NEWSLETTER    |     June 20, 2023

High Court overturns 25 year consensus on amendments to contracted-out DB schemes

At the end of last week the High Court handed down its judgment in the case of Virgin Media v NTL Trustees. This is another hammer blow to schemes in the search for certainty on the meaning of their trust documents and in particular what benefits members are entitled to. On the basis of this judgment it is likely that many schemes which were contracted out on a salary related basis from 1997 onwards will have made invalid amendments to their rules. The only question is how many and how much damage has this judgment done.

The case was about a legal technicality on the execution of pension scheme deeds known as section 37. It was introduced in 1997 when guaranteed minimum pensions were replaced with alternative salary related contracted out rights known as “section 9(2)(b) rights”. It was intended to ensure that schemes which benefitted from national insurance rebates had to provide benefits of sufficient value to members to justify that rebate. Section 37 was very poorly worded and exactly what amendments to scheme rules it applied to was unclear until it was clarified in 2013. The judge has decided that section 37 applied to all scheme amendments relating to benefits not just the contracted-out part.

In order to comply with section 37 scheme amendments had to be reviewed by the Scheme actuary and a written confirmation given that the scheme continued to comply with the requirements to be allowed to contract-out and receive the national insurance rebate. This had to be done before the amendment was effected. If the confirmation was not provided, the amendments are void. As the judge has decided that section 37 applied to all benefit amendments, this could cause real issues for all defined benefit pension schemes with contracted out benefits from 1997 onwards. Most believed that section 37 was confined to changes to benefits directly referable to the conditions relating to contracting out from 1997 onwards and that only potentially prejudicial changes to past service benefits were caught. The judge has decided that section 37 confirmations were needed for all benefit amendments whether they related to the contracting-out rules or not, whether they were improvements or reductions and whether the benefits had already been earned or were to be earned in the future (including closure to accrual).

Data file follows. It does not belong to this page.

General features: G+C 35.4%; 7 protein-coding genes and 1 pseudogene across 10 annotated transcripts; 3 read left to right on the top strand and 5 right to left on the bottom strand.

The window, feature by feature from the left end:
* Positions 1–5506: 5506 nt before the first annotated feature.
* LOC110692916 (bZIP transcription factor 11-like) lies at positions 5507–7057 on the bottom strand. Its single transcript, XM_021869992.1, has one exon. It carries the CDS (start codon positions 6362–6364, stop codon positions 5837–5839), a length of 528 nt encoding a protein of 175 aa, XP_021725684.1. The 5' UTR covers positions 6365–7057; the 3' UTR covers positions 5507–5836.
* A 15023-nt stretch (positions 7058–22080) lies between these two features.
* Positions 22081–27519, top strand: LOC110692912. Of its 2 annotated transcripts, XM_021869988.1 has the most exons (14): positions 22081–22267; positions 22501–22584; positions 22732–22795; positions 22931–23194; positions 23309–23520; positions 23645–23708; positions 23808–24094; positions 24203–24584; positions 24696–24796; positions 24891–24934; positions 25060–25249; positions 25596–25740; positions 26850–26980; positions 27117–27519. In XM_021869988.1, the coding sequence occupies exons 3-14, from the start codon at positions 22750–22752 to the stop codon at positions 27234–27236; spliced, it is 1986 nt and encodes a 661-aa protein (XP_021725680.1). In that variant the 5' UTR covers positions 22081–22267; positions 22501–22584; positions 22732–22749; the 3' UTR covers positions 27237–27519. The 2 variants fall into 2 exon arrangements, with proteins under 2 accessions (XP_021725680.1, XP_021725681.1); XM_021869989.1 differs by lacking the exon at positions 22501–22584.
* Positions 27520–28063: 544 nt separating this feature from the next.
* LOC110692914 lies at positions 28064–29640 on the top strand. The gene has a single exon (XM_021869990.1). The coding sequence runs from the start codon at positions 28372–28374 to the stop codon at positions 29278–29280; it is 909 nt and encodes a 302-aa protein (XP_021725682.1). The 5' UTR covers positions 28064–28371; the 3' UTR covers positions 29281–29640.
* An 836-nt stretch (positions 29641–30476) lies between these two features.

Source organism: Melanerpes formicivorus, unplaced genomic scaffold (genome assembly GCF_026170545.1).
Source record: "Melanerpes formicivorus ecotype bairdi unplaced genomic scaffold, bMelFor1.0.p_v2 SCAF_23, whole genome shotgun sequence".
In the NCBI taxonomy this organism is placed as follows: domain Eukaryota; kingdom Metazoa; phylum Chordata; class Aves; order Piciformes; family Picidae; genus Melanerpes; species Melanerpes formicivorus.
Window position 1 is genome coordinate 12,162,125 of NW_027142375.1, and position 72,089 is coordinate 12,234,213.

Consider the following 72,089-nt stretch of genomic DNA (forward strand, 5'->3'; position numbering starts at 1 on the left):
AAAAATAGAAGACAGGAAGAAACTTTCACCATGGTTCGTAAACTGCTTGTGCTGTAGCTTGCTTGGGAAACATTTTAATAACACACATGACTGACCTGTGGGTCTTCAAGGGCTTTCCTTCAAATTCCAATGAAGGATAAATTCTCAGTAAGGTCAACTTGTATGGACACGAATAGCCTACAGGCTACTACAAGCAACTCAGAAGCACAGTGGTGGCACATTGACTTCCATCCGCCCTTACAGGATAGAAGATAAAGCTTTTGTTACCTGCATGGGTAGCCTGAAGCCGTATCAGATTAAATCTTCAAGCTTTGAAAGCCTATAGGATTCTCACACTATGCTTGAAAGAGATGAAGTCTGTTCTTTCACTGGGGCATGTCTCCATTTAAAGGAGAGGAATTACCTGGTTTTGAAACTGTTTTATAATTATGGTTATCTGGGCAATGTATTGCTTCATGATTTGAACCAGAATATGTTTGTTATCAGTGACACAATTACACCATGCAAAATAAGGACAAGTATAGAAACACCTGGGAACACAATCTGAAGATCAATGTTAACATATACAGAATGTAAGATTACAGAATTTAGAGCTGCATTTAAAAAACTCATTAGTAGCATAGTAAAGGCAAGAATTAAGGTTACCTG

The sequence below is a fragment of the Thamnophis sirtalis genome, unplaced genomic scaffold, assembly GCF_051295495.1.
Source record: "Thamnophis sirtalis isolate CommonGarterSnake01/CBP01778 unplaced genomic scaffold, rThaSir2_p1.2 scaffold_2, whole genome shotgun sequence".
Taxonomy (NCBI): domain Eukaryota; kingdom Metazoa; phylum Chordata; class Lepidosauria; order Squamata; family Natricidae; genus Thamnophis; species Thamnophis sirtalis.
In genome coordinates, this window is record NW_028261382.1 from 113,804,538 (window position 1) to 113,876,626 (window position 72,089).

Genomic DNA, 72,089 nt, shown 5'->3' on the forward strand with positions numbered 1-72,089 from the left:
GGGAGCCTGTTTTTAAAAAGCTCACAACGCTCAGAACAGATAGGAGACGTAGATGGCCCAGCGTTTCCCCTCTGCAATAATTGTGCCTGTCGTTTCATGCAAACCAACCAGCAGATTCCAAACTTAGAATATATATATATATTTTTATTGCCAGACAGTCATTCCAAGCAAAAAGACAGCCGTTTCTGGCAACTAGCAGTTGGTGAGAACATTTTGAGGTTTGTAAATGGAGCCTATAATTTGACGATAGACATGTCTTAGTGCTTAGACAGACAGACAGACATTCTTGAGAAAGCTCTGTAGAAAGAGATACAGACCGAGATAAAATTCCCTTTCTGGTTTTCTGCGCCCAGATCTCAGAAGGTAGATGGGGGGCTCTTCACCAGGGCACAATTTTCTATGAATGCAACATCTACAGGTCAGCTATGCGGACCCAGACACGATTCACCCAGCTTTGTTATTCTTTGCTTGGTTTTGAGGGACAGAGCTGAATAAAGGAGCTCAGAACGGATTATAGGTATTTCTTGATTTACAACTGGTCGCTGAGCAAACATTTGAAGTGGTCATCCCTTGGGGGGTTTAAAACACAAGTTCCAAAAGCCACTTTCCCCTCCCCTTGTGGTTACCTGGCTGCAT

Key takeaway

We are still digesting the detail of this case and its consequences, but they could be far reaching. It’s the worst possible interpretation the judge could reach when it comes to certainty in the meaning of scheme rules and what benefits to provide. For schemes looking to secure benefits in the buy-in market or those who already have, this judgment is unwelcome news as it could undermine the whole basis for moving forward with the transaction. For sponsors it could mean significant extra benefit cost. For members it may mean unexpected windfall benefits, potentially with winners and losers if they prejudice the solvency of the scheme and lead to a transfer of value from some members to others.

Appeal seems to be under active consideration. We understand that the window to appeal has been extended so that the parties can continue the search for these certificates and assess the impact in terms of materiality.

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